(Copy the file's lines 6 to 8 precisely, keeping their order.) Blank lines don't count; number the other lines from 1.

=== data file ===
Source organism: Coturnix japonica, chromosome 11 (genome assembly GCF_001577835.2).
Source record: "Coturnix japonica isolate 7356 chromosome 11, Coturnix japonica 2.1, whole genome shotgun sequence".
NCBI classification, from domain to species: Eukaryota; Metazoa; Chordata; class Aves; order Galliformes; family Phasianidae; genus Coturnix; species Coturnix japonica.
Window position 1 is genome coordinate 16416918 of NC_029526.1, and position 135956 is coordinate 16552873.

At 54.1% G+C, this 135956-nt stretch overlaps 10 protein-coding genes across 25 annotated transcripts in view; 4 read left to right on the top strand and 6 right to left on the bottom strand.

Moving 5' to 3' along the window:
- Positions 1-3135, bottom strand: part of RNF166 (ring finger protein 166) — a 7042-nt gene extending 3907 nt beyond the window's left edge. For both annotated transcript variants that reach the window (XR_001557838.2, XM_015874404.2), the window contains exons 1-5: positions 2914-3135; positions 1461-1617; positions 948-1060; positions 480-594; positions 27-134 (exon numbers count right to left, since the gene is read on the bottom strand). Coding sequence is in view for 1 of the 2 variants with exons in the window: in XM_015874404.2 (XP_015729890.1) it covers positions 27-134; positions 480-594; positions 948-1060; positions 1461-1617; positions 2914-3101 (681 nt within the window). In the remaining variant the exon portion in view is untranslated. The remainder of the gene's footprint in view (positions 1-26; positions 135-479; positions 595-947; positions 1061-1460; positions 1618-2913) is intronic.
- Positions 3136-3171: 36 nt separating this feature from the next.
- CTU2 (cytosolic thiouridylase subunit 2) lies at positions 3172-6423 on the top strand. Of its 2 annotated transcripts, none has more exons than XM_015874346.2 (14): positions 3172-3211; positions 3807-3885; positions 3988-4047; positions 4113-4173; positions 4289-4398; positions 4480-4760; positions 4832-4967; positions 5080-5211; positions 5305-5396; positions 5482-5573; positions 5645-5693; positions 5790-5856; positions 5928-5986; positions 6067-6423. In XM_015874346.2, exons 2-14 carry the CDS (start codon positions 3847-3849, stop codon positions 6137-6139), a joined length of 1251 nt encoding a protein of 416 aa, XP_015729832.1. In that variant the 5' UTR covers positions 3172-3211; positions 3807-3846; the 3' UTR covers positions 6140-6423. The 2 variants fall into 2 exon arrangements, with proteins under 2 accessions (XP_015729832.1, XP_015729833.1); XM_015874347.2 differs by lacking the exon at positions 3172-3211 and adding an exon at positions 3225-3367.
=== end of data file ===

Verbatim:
Moving 5' to 3' along the window:
- Positions 1-3135, bottom strand: part of RNF166 (ring finger protein 166) — a 7042-nt gene extending 3907 nt beyond the window's left edge. For both annotated transcript variants that reach the window (XR_001557838.2, XM_015874404.2), the window contains exons 1-5: positions 2914-3135; positions 1461-1617; positions 948-1060; positions 480-594; positions 27-134 (exon numbers count right to left, since the gene is read on the bottom strand). Coding sequence is in view for 1 of the 2 variants with exons in the window: in XM_015874404.2 (XP_015729890.1) it covers positions 27-134; positions 480-594; positions 948-1060; positions 1461-1617; positions 2914-3101 (681 nt within the window). In the remaining variant the exon portion in view is untranslated. The remainder of the gene's footprint in view (positions 1-26; positions 135-479; positions 595-947; positions 1061-1460; positions 1618-2913) is intronic.
- Positions 3136-3171: 36 nt separating this feature from the next.